Aug 18, 2016
It was in autumn last year when I made my first visit to Japan. I came as a first time solo backpacker in the suburbs of Kansai Region, exploring the quaint and charming streets of Nara, Kyoto, Osaka, Himeji and Okayama. Being a first time tourist here, I got lost several times, figuratively and literally speaking. It was a week's travel, I think long enough for a first time solo traveler, but I felt the days have passed by so quickly that I said to myself "I want to come back, hopefully in springtime when the Sakura Trees are in full bloom."
My second visit came fast and unexpected though. This time I am here not as a tourist but as a trainee and definitely not on a springtime as I had always hoped for. Rather, it is in summer when the searing hot sun is likely to burn my brown skin. Well, I must confess I really do not like summer (that much) or if I were to choose among all seasons, summer will come as my least choice. Perhaps, I feel I have enough of hot weather in my country or maybe because beaches and sands on hot days are not just my thing. Either way, I'm not sure. All I am certain is that summer doesn't sound so appealing to me. Like a child, I have always fancied springtime, winter and autumn - the ones I never get to enjoy in my beloved tropical country. But right now I am here in Japan this summer. As my host representative warned me before my arrival here: summer in Japan is really hot. And I am saying now: yes, indeed.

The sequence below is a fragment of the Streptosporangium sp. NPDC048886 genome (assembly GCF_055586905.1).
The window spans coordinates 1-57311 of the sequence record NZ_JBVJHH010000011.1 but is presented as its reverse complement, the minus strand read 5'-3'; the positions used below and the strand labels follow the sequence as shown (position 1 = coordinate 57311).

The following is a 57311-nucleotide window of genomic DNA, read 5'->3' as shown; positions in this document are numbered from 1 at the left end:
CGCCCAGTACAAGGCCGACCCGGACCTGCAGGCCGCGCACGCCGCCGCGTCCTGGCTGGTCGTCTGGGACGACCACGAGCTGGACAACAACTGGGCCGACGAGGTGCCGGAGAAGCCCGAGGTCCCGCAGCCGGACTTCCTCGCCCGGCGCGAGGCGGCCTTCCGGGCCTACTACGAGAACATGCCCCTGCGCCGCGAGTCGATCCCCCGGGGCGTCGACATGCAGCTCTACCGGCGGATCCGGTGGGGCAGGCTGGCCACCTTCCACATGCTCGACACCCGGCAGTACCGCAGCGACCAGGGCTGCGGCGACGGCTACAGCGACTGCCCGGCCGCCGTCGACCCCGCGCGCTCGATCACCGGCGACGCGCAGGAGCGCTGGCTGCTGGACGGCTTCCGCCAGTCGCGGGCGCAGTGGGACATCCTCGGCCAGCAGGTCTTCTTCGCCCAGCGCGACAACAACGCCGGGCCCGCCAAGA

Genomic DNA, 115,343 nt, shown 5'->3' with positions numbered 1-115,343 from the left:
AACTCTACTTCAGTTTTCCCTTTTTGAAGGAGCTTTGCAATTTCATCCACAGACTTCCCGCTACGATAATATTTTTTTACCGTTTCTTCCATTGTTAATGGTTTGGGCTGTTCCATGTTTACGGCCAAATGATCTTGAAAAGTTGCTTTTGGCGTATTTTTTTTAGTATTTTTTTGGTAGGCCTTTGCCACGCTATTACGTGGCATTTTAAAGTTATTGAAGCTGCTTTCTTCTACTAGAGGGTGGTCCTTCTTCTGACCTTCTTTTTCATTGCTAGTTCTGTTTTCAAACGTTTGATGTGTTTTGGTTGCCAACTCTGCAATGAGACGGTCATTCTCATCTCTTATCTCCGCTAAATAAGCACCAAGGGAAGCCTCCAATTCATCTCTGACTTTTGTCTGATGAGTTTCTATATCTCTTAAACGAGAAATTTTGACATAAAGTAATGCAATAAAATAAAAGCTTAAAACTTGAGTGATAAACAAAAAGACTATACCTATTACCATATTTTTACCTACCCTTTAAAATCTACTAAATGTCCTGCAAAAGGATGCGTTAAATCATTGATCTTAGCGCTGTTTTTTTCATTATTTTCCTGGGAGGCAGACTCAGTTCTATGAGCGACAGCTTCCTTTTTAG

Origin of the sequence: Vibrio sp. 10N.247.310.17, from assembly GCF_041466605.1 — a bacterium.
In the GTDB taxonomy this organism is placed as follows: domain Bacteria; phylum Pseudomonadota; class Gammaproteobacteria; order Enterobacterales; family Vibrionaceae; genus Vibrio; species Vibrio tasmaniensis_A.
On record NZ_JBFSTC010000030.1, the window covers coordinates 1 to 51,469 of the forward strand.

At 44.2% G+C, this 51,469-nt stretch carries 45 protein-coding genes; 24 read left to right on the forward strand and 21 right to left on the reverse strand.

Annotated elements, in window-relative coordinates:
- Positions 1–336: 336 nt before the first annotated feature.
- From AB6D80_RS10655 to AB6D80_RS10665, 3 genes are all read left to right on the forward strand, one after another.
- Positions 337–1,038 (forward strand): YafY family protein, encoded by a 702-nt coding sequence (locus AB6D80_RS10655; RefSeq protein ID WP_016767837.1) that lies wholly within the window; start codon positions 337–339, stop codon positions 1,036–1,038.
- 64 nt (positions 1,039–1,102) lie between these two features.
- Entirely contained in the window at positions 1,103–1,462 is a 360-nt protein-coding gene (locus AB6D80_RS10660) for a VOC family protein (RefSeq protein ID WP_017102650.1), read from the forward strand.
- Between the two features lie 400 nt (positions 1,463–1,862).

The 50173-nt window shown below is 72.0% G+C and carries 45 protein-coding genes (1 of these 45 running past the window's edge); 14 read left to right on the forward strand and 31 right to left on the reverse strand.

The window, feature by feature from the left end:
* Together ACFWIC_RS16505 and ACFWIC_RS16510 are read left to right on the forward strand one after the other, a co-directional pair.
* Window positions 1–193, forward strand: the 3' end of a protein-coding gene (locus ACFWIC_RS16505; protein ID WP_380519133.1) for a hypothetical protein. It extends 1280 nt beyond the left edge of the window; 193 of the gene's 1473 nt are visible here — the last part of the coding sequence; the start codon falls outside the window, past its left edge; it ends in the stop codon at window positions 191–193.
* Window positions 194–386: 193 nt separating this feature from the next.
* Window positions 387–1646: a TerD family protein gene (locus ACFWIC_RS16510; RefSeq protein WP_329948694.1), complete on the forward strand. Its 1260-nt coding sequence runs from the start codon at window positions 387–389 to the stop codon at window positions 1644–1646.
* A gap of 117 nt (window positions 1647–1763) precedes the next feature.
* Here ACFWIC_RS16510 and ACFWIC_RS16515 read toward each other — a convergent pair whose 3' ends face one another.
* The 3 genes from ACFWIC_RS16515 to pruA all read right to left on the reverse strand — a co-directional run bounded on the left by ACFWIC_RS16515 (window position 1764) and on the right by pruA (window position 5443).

The first time I and my co-trainee met with our host representatives in Tokyo in May, they told us that they were giving us straight two weeks summer vacation this August. Hooray, isn't it? So we (my co-trainee and I) roughly planned some itineraries and Mt. Fuji came first in the list. Alas, our vacation is about to end in a few days and not a hint or sight of Mt. Fuji has even been seen. Good thing however is that even before our official summer break, we started our summer getaways earlier on, during weekends. As of this time, thankful to have visited a couple of nice places, mostly in and around my prefecture, Aichi. There's a lot of them, but here on this blogpost I'd like to give particular highlight to two places I had liked the most -so far - this summer: the two beautiful parks in a nearby prefecture, the home to Mt. Fuji: Shizuoka-ken. I guess this summer, this is the closest we can get to Mt. Fuji, ehe.
1. Hamamatsu Flower Garden
This is a European-inspired garden, about 30,000 square meters in size and a home to a hundred thousand plants and flowers like lavenders, lotus and roses and many other varieties, depending on the season. Here, you can go around the park by train ride for only a hundred yen! I was impressed by the greenery and the beautiful landscape. The wide lawn and the beautifully trimmed plants and trees made me remember a childhood favorite movie Edward Scissorhands! Maybe Edward is outthere as the head gardener :-)
Just a portion of the park's beautiful landscape!
I read that there is a musical fountain show in the park which starts at 5pm but haven't seen it for we have left the place early.